11/08/2019 22:56 BST | Updated 11/08/2019 22:56 BST

YouTube’s Conspiracy Theory Crackdown Has One Big Winner: Fox News

Conspiracy channels all over the platform are funneling increased traffic to Fox.


Early this year, YouTube adjusted its recommendation algorithm to deprioritise conspiracy theories. The change has yielded an unwitting beneficiary: Fox News.

Previously, users who watched videos about hoaxes such as QAnon or Pizzagate could easily be pulled into an echo chamber of disinformation by YouTube’s autoplay function, which queued up one conspiracy theory video after another. But now, those who seek out such content will often find a lineup of Fox News videos in lieu of more conspiracies.

YouTube announced the tweak to its algorithm on January 25 following public outcry over its amplification of conspiratorial content. Since then, views of recommended videos that “could misinform users in harmful ways” have been cut in half, the company said.

Conspiracy theorists are angry that recommendations for Fox News segments are appearing on their YouTube videos.

YouTube’s vast community of disinformation influencers is not pleased. 

“I’m sick of it!” the host of a massive QAnon channel huffed in a July video. “Six months ago, when you’d look at [the recommended videos on my content], there’d be all my videos. You’d watch one of my videos, then you could watch three or four of my videos,” he went on. “But YouTube, in their discriminatory practices, has decided to use their algorithm to ... give all my hard work to this major corporation, Fox News,” by recommending its videos instead.

What he described is far from an isolated occurrence. Conspiracy channels all over the platform — some with hundreds of thousands of subscribers — are funneling increased traffic to Fox News, HuffPost has found.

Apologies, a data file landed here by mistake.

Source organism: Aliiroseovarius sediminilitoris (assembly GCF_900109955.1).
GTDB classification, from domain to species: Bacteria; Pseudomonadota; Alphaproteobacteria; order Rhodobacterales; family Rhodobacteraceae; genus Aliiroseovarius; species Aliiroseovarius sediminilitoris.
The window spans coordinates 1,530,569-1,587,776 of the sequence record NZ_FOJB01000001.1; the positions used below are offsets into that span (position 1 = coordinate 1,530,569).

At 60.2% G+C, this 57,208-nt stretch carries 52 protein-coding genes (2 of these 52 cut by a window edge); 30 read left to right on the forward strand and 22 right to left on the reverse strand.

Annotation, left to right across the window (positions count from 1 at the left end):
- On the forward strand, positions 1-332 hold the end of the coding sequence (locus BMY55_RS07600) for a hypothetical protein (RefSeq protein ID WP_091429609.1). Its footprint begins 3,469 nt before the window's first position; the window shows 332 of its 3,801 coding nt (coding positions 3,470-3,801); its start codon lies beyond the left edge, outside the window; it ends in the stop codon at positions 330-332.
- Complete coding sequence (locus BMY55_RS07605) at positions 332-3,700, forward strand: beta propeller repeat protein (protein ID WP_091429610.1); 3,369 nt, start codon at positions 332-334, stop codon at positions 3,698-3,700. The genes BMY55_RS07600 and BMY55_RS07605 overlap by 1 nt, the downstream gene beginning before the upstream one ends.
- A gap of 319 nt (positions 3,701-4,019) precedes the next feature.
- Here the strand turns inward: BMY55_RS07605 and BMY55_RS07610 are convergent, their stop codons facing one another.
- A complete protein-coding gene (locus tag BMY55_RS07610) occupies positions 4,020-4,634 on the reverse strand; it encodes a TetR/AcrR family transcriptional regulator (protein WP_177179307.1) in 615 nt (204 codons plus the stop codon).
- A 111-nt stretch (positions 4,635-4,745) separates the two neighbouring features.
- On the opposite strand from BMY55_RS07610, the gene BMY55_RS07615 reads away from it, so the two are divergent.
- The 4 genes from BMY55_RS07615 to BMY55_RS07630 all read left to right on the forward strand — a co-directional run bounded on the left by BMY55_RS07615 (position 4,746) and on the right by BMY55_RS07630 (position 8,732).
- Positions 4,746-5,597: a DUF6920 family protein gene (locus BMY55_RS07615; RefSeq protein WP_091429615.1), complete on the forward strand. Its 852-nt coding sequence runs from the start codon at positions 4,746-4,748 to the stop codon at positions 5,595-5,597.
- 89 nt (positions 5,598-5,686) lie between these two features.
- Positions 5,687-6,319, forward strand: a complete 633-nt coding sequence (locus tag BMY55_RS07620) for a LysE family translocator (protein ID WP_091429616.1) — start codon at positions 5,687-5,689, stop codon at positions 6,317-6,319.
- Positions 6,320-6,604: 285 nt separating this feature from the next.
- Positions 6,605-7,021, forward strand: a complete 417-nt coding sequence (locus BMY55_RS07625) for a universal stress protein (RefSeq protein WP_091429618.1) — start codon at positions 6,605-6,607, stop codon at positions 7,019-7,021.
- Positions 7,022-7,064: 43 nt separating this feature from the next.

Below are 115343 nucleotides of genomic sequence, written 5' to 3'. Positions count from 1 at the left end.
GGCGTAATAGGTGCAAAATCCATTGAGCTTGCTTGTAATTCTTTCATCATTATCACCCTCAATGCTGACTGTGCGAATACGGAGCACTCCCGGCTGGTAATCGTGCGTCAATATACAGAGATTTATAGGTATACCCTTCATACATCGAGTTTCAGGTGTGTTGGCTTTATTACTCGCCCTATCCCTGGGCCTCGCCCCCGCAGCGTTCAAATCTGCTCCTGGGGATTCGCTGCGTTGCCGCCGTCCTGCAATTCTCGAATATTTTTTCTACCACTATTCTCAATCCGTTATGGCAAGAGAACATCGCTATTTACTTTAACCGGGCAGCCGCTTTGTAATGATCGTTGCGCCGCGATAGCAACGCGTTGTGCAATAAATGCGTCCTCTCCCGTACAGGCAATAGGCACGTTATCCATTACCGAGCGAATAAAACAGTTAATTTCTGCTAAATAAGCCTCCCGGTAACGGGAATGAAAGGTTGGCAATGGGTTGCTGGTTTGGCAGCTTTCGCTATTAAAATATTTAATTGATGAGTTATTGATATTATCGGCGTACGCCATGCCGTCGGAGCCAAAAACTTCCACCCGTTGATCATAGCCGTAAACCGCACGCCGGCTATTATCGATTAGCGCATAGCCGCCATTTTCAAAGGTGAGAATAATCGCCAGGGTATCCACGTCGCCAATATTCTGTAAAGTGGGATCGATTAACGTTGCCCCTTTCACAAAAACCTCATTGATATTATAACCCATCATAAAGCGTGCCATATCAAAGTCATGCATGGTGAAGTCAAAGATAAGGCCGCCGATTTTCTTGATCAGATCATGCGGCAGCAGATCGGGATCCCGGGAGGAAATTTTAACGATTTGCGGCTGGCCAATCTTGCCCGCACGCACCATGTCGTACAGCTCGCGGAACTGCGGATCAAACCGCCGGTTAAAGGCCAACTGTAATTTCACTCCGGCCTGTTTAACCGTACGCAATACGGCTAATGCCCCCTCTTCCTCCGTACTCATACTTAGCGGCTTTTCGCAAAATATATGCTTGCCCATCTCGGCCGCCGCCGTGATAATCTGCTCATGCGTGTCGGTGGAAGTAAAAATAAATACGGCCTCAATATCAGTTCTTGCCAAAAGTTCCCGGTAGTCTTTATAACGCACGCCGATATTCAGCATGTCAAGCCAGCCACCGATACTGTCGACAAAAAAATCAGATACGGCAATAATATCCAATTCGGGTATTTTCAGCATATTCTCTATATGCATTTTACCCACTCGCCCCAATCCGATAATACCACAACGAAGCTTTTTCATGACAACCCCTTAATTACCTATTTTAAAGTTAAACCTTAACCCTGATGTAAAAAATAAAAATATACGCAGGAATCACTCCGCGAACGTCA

Fox News segments dominated the recommendations on a conspiracy theory channel's recent video when accessed from an incognito browser.

In early August, using incognito mode to avoid browsing-history bias, we watched a total of 100 of the latest videos from 20 deep-state conspiracy theory channels with at least 50,000 subscribers (repeated three times over three days, as recommendations change frequently). On average, more than half of the first five suggested videos following each conspiracy theory video were segments from Fox News or its affiliates. Some conspiracy theory channels led to Fox more often than others.

The number of YouTube recommendations going from conspiracy theorists’ videos to news outlets’ videos has modestly increased for all mainstream media outlets in recent months, but the increase for Fox alone has been bigger than that of BBC, CNN, CNBC, CBS, MSNBC, NBC and ABC combined, according to former Google engineer Guillaume Chaslot, who helped design YouTube’s algorithm and who now tracks YouTube recommendations.

The boon for Fox News comes amid YouTube’s ongoing campaign to promote more credible sources in response to widespread accusations that it has radicalised users by driving them toward fringe content. (YouTube’s top conspiracy channels are still thriving, however, even without the same algorithm boost.) As part of this effort, YouTube has been working to surface authoritative videos for topics where veracity is key, such as news and politics, the company told HuffPost. For news-related topics, YouTube uses a number of signals to determine which media channels are eligible to appear, it said.